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New analyses show that the long-acting injections may be even more effective than previously reported.
Previous studies of the association between tenofovir and the coronavirus have yielded mixed results.
The U.S. government clarified that health insurers must cover PrEP and the associated doctor visits and tests. Here’s why.
Awareness of the HIV prevention pills don’t match their use.
HIV clinics could lose over $100 million each year—notably those serving Black, brown, queer and Southern communities.
Previous studies of the association between tenofovir and COVID-19 outcomes in people with HIV have yielded mixed results.
The availability of multiple, low-cost generic versions of PrEP should be good news for access. But will it be?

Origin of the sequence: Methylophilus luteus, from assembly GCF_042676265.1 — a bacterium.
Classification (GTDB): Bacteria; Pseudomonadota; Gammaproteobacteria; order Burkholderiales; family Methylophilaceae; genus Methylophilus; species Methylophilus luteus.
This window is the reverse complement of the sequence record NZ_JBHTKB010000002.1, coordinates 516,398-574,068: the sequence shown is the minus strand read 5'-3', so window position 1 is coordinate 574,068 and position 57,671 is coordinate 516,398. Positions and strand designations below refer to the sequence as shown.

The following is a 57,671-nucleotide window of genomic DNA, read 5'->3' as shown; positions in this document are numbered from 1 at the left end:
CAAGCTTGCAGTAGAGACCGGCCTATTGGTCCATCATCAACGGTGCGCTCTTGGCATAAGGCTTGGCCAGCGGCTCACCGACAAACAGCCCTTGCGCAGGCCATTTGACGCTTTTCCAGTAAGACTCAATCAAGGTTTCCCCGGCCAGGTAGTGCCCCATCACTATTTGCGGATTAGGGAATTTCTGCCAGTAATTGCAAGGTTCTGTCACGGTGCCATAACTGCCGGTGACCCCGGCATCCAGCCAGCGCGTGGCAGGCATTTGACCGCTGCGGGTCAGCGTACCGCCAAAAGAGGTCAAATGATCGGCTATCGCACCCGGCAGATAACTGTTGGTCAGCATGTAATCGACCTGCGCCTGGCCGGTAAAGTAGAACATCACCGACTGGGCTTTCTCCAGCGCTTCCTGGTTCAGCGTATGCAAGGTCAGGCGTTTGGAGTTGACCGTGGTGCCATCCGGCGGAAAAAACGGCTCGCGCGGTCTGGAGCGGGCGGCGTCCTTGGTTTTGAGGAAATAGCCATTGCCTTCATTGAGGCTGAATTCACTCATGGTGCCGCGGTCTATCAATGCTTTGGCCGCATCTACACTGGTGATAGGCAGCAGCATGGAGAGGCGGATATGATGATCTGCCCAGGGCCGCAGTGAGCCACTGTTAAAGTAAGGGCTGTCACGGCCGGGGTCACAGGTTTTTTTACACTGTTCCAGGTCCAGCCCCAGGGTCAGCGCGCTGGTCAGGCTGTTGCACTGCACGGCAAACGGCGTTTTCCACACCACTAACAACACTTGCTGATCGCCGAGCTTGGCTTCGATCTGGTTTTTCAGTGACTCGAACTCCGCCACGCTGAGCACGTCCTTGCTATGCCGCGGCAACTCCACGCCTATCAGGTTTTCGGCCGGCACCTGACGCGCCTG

The agency will accept public comment on the proposed guidelines during two webinars on May 24 and 25.
Several formulations of generic Truvada are now available at a lower cost.
The HIV prevention bill now heads to the Oregon Senate. Here’s why better PrEP and PEP access could help Latinos and Black Americans.
Study also finds that trans girls are more likely to receive gender-affirming care than trans boys.
Six months after starting PrEP, less than half of women who inject drugs were still taking it, but those who did were satisfied with it.
Plus, nearly a third of people already taking Truvada for PrEP switched to the new combination pill.
An East Harlem HIV prevention campaign focuses on Black and Latino New Yorkers at higher risk.
The Department of Health and Human Services has updated its HIV treatment and prevention guidelines for pregnant people and their infants.
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